Limits...
G-quadruplex DNA sequences are evolutionarily conserved and associated with distinct genomic features in Saccharomyces cerevisiae.

Capra JA, Paeschke K, Singh M, Zakian VA - PLoS Comput. Biol. (2010)

Bottom Line: We found that G4 DNA motifs were significantly more conserved than expected by chance, and the nucleotide-level conservation patterns suggested that the motif conservation was the result of the formation of G4 DNA structures.We also performed the first analysis of G4 DNA motifs in the mitochondria, and surprisingly found a tenfold higher concentration of the motifs in the AT-rich yeast mitochondrial DNA than in nuclear DNA.The evolutionary conservation of the G4 DNA motif and its association with specific genome features supports the hypothesis that G4 DNA has in vivo functions that are under evolutionary constraint.

View Article: PubMed Central - PubMed

Affiliation: Department of Computer Science, Lewis-Sigler Institute for Integrative Genomics, Princeton University, Princeton, New Jersey, USA.

ABSTRACT
G-quadruplex DNA is a four-stranded DNA structure formed by non-Watson-Crick base pairing between stacked sets of four guanines. Many possible functions have been proposed for this structure, but its in vivo role in the cell is still largely unresolved. We carried out a genome-wide survey of the evolutionary conservation of regions with the potential to form G-quadruplex DNA structures (G4 DNA motifs) across seven yeast species. We found that G4 DNA motifs were significantly more conserved than expected by chance, and the nucleotide-level conservation patterns suggested that the motif conservation was the result of the formation of G4 DNA structures. We characterized the association of conserved and non-conserved G4 DNA motifs in Saccharomyces cerevisiae with more than 40 known genome features and gene classes. Our comprehensive, integrated evolutionary and functional analysis confirmed the previously observed associations of G4 DNA motifs with promoter regions and the rDNA, and it identified several previously unrecognized associations of G4 DNA motifs with genomic features, such as mitotic and meiotic double-strand break sites (DSBs). Conserved G4 DNA motifs maintained strong associations with promoters and the rDNA, but not with DSBs. We also performed the first analysis of G4 DNA motifs in the mitochondria, and surprisingly found a tenfold higher concentration of the motifs in the AT-rich yeast mitochondrial DNA than in nuclear DNA. The evolutionary conservation of the G4 DNA motif and its association with specific genome features supports the hypothesis that G4 DNA has in vivo functions that are under evolutionary constraint.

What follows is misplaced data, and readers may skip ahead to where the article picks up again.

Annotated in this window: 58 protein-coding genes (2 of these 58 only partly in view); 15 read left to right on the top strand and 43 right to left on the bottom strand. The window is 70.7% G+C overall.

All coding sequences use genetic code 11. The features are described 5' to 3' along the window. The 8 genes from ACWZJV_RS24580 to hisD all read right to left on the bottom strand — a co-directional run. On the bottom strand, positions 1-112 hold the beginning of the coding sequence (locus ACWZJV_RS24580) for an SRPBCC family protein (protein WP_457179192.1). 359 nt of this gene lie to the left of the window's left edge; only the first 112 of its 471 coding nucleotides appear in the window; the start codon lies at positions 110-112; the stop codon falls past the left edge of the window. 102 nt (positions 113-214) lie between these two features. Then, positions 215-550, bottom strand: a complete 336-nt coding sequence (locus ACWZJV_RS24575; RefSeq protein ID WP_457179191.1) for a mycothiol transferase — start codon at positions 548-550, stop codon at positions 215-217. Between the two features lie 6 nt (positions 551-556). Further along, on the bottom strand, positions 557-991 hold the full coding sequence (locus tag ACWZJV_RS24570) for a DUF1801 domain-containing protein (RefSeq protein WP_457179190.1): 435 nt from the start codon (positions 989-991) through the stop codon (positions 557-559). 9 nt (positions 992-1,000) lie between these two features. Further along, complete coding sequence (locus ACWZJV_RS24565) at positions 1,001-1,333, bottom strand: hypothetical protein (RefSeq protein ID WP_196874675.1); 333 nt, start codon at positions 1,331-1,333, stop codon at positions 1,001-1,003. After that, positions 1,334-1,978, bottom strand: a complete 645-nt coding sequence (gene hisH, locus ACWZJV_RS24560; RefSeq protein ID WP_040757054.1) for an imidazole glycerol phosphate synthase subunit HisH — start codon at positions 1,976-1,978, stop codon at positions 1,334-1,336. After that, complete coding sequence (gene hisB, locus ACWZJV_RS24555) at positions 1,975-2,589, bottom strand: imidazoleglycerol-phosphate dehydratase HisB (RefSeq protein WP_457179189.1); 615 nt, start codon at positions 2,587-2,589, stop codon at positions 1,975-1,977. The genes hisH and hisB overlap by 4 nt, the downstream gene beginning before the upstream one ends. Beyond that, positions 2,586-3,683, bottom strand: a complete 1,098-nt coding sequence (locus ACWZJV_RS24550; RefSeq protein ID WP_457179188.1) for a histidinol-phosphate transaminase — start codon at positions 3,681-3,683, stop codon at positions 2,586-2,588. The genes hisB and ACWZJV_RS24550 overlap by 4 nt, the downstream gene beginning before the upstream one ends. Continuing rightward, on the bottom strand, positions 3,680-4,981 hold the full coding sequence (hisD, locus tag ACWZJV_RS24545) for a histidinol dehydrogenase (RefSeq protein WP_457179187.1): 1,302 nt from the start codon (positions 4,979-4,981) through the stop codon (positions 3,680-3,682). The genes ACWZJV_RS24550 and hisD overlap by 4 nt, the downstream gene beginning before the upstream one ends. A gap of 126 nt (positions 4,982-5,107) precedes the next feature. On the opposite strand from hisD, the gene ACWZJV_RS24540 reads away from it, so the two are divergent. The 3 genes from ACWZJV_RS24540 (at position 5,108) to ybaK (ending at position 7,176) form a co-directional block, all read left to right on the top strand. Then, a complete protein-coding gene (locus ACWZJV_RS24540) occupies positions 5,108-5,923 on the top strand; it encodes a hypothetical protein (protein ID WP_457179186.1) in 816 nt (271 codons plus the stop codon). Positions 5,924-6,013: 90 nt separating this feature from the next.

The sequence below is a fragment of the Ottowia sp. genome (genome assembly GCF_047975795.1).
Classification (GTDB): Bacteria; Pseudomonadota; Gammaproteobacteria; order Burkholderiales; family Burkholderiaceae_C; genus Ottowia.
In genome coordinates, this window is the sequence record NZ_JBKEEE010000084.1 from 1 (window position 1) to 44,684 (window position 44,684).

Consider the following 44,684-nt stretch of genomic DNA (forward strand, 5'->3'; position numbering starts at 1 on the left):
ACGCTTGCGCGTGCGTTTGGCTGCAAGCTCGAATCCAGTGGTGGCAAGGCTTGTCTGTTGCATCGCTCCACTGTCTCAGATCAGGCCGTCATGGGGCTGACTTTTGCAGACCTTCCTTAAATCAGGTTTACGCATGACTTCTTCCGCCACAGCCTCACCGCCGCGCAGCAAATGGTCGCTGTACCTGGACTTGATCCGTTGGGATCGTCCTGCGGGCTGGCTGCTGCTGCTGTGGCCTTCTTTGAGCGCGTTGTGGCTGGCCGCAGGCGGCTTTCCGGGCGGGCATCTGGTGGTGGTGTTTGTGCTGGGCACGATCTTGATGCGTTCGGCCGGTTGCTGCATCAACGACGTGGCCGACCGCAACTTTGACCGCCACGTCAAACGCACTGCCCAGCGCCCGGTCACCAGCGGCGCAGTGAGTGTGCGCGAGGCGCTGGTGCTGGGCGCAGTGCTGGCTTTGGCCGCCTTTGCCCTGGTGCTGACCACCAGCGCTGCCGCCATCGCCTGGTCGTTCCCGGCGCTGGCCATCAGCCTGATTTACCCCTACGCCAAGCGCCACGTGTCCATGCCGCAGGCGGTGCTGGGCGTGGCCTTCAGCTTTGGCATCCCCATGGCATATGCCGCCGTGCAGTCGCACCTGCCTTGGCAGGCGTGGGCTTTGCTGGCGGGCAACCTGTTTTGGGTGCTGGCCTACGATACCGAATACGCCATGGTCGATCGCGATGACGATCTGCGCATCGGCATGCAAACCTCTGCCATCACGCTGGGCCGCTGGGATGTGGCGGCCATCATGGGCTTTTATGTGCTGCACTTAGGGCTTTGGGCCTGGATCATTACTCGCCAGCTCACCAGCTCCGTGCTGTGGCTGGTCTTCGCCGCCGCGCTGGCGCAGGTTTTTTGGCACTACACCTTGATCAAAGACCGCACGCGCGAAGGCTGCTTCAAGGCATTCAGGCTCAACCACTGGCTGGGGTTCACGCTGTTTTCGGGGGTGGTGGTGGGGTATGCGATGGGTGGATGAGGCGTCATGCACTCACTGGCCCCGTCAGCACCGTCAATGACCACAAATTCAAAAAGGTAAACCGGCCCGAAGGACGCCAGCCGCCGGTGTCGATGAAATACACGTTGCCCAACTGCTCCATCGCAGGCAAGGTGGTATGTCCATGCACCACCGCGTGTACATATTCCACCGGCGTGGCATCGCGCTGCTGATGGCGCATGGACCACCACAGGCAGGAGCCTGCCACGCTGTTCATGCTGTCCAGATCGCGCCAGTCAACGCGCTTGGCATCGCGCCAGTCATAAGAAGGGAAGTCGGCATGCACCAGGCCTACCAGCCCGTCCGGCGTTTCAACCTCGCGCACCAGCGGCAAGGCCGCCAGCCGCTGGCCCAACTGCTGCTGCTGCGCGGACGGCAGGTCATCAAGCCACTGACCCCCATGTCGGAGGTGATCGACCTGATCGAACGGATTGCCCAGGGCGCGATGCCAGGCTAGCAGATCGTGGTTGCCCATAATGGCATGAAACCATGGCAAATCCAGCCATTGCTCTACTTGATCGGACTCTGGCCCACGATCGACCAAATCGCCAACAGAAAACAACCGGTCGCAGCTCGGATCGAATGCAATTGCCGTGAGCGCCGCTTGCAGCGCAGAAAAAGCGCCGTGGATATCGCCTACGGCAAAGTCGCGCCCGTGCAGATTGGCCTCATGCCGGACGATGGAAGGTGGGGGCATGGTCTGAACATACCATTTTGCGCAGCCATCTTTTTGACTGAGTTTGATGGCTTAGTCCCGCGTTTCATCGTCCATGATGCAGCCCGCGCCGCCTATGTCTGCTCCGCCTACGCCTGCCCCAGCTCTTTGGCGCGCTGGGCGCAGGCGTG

Show MeSH